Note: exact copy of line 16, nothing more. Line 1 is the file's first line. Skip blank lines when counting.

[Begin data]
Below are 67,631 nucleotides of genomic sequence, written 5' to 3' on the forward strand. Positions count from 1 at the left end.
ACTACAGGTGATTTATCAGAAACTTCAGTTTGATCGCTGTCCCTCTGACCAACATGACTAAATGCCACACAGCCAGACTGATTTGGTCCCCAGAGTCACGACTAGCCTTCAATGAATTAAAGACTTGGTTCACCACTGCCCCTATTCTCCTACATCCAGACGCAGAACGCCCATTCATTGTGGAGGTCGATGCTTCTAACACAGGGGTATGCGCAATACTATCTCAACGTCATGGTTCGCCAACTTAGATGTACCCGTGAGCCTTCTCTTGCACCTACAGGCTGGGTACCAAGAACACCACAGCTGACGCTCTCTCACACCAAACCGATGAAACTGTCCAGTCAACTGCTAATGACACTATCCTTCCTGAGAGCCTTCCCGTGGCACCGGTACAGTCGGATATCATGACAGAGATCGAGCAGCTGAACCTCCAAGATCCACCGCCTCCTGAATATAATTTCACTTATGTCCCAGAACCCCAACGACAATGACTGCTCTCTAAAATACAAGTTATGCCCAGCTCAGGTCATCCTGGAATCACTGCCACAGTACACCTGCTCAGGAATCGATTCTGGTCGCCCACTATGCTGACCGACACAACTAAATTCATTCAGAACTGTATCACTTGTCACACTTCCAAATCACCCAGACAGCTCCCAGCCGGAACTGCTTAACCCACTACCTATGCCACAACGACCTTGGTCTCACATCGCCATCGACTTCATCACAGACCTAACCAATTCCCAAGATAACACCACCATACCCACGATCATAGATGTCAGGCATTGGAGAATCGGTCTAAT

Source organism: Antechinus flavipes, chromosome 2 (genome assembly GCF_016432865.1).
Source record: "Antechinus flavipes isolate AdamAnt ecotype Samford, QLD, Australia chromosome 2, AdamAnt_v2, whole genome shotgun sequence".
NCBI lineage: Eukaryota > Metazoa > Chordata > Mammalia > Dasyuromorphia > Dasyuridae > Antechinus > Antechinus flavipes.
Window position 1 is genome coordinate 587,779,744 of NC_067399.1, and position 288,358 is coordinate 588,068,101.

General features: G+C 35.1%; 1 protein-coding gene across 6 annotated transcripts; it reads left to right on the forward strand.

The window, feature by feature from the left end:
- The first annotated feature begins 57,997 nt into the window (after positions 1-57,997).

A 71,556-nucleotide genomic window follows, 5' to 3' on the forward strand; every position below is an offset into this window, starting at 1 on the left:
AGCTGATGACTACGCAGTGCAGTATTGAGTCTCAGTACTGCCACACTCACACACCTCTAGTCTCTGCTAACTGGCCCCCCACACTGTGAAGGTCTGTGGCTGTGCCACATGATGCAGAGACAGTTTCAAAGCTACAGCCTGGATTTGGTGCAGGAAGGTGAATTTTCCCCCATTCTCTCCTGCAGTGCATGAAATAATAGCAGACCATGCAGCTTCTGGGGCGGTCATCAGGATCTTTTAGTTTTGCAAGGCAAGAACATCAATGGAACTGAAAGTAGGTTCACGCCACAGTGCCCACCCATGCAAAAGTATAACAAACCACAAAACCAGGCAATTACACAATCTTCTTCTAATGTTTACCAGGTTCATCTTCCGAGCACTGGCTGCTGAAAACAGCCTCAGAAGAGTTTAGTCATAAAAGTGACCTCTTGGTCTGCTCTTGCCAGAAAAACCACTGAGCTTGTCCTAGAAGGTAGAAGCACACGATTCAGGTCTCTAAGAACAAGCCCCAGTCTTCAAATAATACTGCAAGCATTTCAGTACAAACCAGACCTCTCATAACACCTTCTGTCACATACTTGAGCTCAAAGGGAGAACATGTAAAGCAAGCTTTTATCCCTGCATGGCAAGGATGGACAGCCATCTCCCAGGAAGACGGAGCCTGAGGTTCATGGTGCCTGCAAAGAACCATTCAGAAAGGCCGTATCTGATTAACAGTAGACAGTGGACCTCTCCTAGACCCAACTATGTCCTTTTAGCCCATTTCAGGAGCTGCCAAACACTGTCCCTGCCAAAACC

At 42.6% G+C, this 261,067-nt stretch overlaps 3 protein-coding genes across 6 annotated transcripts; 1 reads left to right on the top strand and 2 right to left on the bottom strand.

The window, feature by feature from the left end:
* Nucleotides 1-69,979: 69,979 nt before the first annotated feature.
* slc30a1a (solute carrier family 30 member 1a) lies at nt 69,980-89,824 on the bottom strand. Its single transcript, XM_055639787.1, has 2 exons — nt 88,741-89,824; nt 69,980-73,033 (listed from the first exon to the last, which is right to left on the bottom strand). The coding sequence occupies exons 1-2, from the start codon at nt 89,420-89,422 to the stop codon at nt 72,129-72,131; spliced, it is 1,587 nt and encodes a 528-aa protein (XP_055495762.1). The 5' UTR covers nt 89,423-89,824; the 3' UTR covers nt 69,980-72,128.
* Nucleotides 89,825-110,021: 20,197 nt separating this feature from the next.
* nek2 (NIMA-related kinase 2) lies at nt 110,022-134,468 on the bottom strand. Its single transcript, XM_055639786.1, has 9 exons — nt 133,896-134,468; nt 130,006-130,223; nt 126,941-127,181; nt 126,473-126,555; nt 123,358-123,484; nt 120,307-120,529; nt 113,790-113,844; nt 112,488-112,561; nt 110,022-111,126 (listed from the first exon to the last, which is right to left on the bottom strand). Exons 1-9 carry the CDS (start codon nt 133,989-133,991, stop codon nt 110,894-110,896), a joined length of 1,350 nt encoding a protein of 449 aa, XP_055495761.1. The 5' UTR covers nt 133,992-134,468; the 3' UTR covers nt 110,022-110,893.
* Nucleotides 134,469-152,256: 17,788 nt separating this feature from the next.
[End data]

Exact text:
* Nucleotides 89,825-110,021: 20,197 nt separating this feature from the next.